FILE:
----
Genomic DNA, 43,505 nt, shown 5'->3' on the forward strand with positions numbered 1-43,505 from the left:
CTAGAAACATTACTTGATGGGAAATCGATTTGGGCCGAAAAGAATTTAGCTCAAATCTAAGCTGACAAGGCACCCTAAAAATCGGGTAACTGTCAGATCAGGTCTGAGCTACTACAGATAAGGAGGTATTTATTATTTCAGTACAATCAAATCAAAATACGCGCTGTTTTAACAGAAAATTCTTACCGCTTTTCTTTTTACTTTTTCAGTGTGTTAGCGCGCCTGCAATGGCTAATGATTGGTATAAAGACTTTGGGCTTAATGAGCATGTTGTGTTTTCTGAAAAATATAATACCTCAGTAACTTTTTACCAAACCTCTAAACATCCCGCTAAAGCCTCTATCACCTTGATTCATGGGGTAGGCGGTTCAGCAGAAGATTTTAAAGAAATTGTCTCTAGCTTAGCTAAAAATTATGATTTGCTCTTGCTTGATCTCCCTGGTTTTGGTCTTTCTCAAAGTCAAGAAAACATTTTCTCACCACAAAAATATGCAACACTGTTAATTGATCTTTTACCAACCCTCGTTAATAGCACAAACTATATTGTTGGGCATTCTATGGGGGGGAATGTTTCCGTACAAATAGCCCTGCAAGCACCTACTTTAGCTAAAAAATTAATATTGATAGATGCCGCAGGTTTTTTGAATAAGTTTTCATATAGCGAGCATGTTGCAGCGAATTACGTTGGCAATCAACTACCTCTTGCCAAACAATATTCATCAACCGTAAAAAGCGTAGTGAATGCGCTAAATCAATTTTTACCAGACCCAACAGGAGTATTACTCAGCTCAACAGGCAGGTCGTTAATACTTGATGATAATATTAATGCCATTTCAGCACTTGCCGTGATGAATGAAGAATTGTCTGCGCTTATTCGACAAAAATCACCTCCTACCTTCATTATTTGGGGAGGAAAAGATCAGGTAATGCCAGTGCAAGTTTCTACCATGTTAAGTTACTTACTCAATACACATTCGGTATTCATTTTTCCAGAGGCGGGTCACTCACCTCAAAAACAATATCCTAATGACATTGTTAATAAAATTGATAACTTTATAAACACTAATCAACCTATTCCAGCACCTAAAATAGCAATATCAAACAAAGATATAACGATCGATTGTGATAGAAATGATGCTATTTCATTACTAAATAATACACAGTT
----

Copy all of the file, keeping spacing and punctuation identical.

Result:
Genomic DNA, 43,505 nt, shown 5'->3' on the forward strand with positions numbered 1-43,505 from the left:
CTAGAAACATTACTTGATGGGAAATCGATTTGGGCCGAAAAGAATTTAGCTCAAATCTAAGCTGACAAGGCACCCTAAAAATCGGGTAACTGTCAGATCAGGTCTGAGCTACTACAGATAAGGAGGTATTTATTATTTCAGTACAATCAAATCAAAATACGCGCTGTTTTAACAGAAAATTCTTACCGCTTTTCTTTTTACTTTTTCAGTGTGTTAGCGCGCCTGCAATGGCTAATGATTGGTATAAAGACTTTGGGCTTAATGAGCATGTTGTGTTTTCTGAAAAATATAATACCTCAGTAACTTTTTACCAAACCTCTAAACATCCCGCTAAAGCCTCTATCACCTTGATTCATGGGGTAGGCGGTTCAGCAGAAGATTTTAAAGAAATTGTCTCTAGCTTAGCTAAAAATTATGATTTGCTCTTGCTTGATCTCCCTGGTTTTGGTCTTTCTCAAAGTCAAGAAAACATTTTCTCACCACAAAAATATGCAACACTGTTAATTGATCTTTTACCAACCCTCGTTAATAGCACAAACTATATTGTTGGGCATTCTATGGGGGGGAATGTTTCCGTACAAATAGCCCTGCAAGCACCTACTTTAGCTAAAAAATTAATATTGATAGATGCCGCAGGTTTTTTGAATAAGTTTTCATATAGCGAGCATGTTGCAGCGAATTACGTTGGCAATCAACTACCTCTTGCCAAACAATATTCATCAACCGTAAAAAGCGTAGTGAATGCGCTAAATCAATTTTTACCAGACCCAACAGGAGTATTACTCAGCTCAACAGGCAGGTCGTTAATACTTGATGATAATATTAATGCCATTTCAGCACTTGCCGTGATGAATGAAGAATTGTCTGCGCTTATTCGACAAAAATCACCTCCTACCTTCATTATTTGGGGAGGAAAAGATCAGGTAATGCCAGTGCAAGTTTCTACCATGTTAAGTTACTTACTCAATACACATTCGGTATTCATTTTTCCAGAGGCGGGTCACTCACCTCAAAAACAATATCCTAATGACATTGTTAATAAAATTGATAACTTTATAAACACTAATCAACCTATTCCAGCACCTAAAATAGCAATATCAAACAAAGATATAACGATCGATTGTGATAGAAATGATGCTATTTCATTACTAAATAATACACAGTT